It isn’t just a certain Republican presidential nominee that has revived an interest in “men’s” activism. It’s that, for a particular sect of faux penis possessors, women have gone too far (see: Beyoncé), provoking a not so understated backlash that has left, in its wake, an absurd desire for women to, in essence, “be quiet” and stop looking and being so goddamn superior.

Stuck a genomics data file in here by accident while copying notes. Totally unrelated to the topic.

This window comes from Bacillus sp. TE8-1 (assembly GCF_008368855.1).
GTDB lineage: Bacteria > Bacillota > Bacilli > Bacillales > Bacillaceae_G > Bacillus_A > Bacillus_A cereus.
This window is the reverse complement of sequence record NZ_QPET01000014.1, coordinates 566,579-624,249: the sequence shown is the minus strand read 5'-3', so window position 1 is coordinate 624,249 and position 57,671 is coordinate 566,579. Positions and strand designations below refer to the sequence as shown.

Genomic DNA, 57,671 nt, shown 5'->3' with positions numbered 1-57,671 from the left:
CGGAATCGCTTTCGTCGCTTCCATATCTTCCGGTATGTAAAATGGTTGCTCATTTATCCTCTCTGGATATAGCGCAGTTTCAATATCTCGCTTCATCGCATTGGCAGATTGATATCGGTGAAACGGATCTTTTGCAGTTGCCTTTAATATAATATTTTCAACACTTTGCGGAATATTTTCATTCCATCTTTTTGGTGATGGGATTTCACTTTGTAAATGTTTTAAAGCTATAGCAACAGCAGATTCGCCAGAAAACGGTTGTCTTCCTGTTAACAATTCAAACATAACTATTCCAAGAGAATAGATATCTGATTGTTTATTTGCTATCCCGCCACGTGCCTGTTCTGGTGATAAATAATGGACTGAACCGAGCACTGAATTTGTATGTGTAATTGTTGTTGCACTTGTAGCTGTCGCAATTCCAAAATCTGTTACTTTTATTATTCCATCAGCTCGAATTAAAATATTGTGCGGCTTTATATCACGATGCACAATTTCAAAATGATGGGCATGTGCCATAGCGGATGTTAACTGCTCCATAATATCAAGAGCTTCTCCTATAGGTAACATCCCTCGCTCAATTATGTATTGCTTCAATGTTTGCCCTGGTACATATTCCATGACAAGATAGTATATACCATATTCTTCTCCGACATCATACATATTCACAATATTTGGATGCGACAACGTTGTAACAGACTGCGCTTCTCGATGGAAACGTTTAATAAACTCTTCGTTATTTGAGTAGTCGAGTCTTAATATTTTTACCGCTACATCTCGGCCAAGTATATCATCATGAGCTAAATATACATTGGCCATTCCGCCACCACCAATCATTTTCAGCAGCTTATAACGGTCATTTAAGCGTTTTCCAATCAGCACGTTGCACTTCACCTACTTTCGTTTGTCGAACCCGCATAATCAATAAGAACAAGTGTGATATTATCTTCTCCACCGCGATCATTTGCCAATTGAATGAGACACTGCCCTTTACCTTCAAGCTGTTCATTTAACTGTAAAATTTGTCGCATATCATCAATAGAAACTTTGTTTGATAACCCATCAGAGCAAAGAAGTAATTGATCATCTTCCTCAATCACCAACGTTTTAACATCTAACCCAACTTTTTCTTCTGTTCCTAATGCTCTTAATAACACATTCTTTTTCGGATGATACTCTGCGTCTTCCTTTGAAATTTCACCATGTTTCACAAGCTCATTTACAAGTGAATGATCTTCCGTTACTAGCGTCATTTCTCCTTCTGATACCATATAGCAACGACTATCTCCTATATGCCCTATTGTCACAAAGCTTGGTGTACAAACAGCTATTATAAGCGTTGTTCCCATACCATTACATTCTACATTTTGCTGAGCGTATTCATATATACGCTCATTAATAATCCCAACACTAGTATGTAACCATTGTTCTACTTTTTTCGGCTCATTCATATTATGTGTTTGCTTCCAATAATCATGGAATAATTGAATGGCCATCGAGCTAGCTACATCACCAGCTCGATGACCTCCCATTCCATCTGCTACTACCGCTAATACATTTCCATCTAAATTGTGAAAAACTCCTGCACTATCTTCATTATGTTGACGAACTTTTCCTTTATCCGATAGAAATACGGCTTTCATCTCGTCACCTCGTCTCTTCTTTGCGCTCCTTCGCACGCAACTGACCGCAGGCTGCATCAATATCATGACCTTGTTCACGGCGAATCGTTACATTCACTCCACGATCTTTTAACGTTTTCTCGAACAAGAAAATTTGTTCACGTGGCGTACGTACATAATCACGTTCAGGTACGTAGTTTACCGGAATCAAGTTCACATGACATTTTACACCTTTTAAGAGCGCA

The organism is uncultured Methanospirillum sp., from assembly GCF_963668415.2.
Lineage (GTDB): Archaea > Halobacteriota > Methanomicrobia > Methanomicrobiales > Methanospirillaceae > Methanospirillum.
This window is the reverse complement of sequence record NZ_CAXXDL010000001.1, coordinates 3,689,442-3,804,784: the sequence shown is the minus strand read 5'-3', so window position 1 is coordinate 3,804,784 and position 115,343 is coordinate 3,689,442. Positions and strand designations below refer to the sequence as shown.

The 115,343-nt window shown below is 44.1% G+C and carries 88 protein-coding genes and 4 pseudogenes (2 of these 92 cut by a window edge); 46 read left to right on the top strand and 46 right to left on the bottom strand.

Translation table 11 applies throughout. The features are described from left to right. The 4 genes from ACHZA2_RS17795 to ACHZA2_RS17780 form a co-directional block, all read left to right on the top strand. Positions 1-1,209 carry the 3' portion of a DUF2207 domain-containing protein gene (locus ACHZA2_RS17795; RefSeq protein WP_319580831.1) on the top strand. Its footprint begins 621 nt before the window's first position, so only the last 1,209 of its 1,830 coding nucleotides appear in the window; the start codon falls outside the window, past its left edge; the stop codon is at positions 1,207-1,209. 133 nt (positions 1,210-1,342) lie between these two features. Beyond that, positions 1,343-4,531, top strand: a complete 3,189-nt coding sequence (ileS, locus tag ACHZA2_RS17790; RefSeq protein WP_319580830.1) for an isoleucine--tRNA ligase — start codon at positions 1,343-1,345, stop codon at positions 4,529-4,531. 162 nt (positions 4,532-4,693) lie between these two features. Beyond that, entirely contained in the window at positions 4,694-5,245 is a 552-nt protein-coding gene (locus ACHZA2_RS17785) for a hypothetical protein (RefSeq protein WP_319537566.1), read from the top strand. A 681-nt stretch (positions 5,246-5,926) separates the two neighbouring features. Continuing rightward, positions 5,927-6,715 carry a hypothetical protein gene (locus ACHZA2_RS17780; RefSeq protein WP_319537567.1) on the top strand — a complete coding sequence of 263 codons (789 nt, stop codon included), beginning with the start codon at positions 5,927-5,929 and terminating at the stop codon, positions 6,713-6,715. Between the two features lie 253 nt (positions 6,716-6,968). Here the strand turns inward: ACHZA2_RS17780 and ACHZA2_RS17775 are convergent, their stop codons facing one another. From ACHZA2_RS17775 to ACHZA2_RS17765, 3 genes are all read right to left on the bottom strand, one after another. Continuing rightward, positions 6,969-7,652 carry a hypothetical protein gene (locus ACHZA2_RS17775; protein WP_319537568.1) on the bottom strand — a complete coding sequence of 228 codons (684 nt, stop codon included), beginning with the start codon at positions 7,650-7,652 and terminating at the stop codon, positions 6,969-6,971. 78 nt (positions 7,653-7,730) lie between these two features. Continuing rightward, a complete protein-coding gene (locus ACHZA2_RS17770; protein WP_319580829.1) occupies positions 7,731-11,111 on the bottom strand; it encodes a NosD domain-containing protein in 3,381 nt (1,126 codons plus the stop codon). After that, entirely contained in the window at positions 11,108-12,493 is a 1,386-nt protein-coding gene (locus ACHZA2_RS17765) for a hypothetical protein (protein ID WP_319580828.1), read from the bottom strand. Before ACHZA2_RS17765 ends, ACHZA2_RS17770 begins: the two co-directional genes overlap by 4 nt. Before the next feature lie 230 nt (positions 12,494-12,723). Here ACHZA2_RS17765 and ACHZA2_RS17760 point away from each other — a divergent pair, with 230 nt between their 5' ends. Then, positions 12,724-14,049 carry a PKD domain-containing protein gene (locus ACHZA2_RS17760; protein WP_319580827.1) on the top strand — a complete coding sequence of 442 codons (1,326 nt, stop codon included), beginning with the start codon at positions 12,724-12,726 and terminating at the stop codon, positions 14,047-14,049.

The steady build of “men’s” activism, which developed in the 1970s out of the fear that the feminist movement of the 60s was getting, well, out of hand–which just means a woman preferred to use her hand for other things besides cooking and manual stimulation of a non-existent dick–has only increased over time as a response to “men’s” natural panic at no longer being subjectively viewed as the “better,” more powerful sex. But the incongruity–the sheer oxymoron–of the movement and term is circumcised by one simple fact: women have never subjugated “men.” Instead, they have let them believe, all this time, that they have even a modicum of control, letting them be free–even with their derogatory “activism.” A feminist, on the flip side, is merely an advocate of equality, not oppression. Though, in the current epoch, it feels as though feminism’s definition is becoming dangerously muddled with misandry’s. Which, if “men’s” activists aren’t careful, will win out in the end.